Temperature, Pressure and Density of the Earth’s Interior


  • A rise in temperature with increase in depth is observed in mines and deep wells.
  • These evidence along with molten lava erupted from the earth’s interior supports that the temperature increases towards the centre of the earth.
  • The different observations show that the rate of increase of temperature is not uniform from the surface towards the earth’s centre. It is faster at some places and slower at other places.
  • In the beginning, this rate of increase of temperature is at an average rate of 1C for every 32m increase in depth.
  • While in the upper 100kms, the increase in temperature is at the rate of 12C per km and in the next 300kms, it is 20C per km. But going further deep, this rate reduces to mere 10C per km.
  • Thus, it is assumed that the rate of increase of temperature beneath the surface is decreasingtowards the centre (do not confuse rate of increase of temperature with increase of temperature. Temperature is always increasing from the earth’s surface towards the centre).
  • The temperature at the centre is estimated to lie somewhere between 3000C and 5000C, may be that much higher due to the chemical reactions under high-pressure conditions.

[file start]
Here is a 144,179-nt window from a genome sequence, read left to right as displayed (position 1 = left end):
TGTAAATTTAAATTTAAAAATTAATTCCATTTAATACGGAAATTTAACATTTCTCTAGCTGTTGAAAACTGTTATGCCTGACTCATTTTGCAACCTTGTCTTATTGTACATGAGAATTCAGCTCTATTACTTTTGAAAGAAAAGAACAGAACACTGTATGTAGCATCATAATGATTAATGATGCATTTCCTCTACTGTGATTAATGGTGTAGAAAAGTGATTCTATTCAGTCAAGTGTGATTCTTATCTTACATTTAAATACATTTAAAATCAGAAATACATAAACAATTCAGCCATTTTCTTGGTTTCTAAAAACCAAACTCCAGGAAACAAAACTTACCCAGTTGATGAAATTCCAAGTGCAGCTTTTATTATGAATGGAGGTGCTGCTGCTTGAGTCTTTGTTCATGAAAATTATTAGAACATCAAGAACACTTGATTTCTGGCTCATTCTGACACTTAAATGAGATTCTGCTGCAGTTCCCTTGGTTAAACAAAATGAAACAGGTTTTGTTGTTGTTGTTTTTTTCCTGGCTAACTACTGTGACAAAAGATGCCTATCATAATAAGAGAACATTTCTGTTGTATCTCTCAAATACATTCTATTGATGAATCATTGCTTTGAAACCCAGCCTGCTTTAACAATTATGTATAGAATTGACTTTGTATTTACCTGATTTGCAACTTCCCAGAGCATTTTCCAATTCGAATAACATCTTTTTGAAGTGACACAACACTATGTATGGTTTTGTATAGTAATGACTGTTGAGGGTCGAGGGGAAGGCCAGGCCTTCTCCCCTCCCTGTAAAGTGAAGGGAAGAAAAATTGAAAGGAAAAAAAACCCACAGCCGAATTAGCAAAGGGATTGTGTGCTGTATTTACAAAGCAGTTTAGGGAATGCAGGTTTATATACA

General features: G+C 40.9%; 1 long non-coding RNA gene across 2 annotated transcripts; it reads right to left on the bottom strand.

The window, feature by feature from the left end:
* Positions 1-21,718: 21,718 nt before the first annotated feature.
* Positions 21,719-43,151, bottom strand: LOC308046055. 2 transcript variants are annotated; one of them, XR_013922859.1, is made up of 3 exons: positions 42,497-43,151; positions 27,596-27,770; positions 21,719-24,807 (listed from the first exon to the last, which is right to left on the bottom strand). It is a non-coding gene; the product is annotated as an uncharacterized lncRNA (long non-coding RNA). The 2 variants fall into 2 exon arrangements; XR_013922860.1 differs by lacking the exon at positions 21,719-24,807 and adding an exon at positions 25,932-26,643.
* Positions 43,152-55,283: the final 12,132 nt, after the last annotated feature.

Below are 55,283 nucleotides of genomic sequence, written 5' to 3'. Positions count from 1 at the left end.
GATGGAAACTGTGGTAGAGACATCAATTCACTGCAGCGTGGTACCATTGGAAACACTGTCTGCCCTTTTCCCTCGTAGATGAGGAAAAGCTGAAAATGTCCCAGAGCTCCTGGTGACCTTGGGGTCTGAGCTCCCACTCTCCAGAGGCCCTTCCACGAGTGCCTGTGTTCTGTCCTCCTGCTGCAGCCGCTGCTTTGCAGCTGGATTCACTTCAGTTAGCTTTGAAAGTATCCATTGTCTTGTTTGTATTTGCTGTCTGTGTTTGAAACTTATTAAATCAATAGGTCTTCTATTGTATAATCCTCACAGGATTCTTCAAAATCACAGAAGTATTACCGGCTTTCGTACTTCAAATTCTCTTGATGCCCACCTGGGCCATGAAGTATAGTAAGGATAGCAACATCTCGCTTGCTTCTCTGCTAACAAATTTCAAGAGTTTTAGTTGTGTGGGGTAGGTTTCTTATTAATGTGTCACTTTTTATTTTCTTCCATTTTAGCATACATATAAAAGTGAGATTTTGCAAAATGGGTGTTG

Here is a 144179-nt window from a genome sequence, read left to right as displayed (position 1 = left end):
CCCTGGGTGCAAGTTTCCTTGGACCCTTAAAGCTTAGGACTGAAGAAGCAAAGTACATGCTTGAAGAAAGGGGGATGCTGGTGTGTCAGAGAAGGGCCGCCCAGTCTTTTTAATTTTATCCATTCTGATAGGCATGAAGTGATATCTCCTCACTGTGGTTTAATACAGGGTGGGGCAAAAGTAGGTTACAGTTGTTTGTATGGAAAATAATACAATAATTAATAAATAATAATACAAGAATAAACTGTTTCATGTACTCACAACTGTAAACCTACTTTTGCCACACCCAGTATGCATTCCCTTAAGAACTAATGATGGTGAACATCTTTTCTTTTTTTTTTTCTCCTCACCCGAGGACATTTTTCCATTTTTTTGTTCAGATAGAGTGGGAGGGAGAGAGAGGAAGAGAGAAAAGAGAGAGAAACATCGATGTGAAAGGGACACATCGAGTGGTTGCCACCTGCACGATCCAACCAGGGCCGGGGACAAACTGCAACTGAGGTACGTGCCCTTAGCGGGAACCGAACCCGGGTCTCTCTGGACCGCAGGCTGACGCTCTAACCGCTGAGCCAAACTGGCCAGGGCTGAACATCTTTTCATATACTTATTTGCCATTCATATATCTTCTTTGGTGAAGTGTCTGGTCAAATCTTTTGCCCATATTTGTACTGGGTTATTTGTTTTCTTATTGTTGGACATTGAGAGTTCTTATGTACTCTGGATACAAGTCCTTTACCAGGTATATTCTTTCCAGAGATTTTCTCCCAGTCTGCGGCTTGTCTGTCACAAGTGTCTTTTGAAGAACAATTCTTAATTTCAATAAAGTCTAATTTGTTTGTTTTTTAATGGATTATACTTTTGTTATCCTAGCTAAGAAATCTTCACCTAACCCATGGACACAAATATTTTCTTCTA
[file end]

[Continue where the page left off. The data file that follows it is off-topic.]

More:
• Even in such a high temperature also, the materials at the centre of the earth are in solid state because of the heavy pressure of the overlying materials.


  • Just like the temperature, the pressure is also increasing from the surface towards the centreof the earth.
  • It is due to the huge weight of the overlying materials like rocks.
  • It is estimated that in the deeper portions, the pressure is tremendously high which will be nearly 3 to 4 million times more than the pressure of the atmosphere at sea level.
  • At high temperature, the materials beneath will melt towards the centre part of the earth but due to heavy pressure, these molten materials acquire the properties of a solid and are probably in a plastic state.


  • Due to increase in pressure and presence of heavier materials like Nickel and Iron towards the centre, the density of earth’s layers also gets on increasing towards the centre.
  • The average density of the layers gets on increasing from crust to core and it is nearly 14.5g/cm3 at the very centre.